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The Unconscious Shopper: Part 1

Wednesday, April 13th, 2016

If you’ve spent any time around market research, you know how often people say one thing, but do another.There are many quirks of the brain that influence this behavior – biases and heuristics and the limits of memory.In this new series of posts, we will showcase examples of how human psychology and behavior affect the way we shop.

Topic #1: Framing

The Framing effect states that people will react differently to a particular choice depending on how it’s “framed up”: what it’s compared to and how it’s compared. Here’s an example most of us are familiar with: gasoline sales.

Scenario 1: Imagine you go to the gas station to fill up your car and see on the big sign that the price of a gallon of regular is $1.50. You pull in and slide your credit card, and then you notice the price per gallon on the pump display reads $1.60 per gallon. Confused, you look back at the station pricing sign and see the fine print: prices are for cash only. If you are like most people, you’re annoyed and feel deceived.

Scenario 2: This time when you pull up, the big sign at the gas station says $1.60 per gallon. At the pump, the sign says there’s a 10 cent per gallon discount if you pay with cash. You’ll probably just pay the $1.60 per gallon with your credit card and figure the 10 cent discount isn’t worth the hassle of going in to the store to pay with cash. And you’ll feel fine about it.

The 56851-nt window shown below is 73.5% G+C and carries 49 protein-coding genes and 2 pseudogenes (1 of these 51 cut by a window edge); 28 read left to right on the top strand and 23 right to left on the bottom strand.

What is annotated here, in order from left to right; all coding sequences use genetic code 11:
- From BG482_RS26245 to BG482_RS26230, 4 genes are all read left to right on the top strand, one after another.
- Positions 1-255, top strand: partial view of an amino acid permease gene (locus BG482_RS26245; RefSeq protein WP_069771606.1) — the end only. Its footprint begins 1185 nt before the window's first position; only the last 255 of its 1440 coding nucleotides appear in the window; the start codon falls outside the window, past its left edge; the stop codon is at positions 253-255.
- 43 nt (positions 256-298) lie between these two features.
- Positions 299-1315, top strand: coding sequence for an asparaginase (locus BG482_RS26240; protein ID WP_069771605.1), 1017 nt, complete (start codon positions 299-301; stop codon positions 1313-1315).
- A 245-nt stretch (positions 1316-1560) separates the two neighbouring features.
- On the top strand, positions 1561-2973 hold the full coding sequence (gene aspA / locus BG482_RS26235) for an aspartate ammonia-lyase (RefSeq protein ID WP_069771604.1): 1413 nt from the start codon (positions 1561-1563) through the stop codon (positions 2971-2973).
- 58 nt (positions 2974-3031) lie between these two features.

Why is this? Well, it’s because of the Framing Effect. People will react differently to a particular choice depending on how it is presented. In this example, people are angered in the first scenario when they feel as if they are being tricked by the big sign and penalized for paying with a credit card. But they are happy to pay the extra 10 cents in scenario two, which frames the credit card price as the standard price and the cash price as a discount.

So even though the cost to them is exactly the same in both scenarios (and their behavior is the same), they feel very different about the options depending on how they’re framed.

Marketers should use the Framing Effect to create choices that position your option as the best one.

Image Source: © Royalty-Free/Corbis

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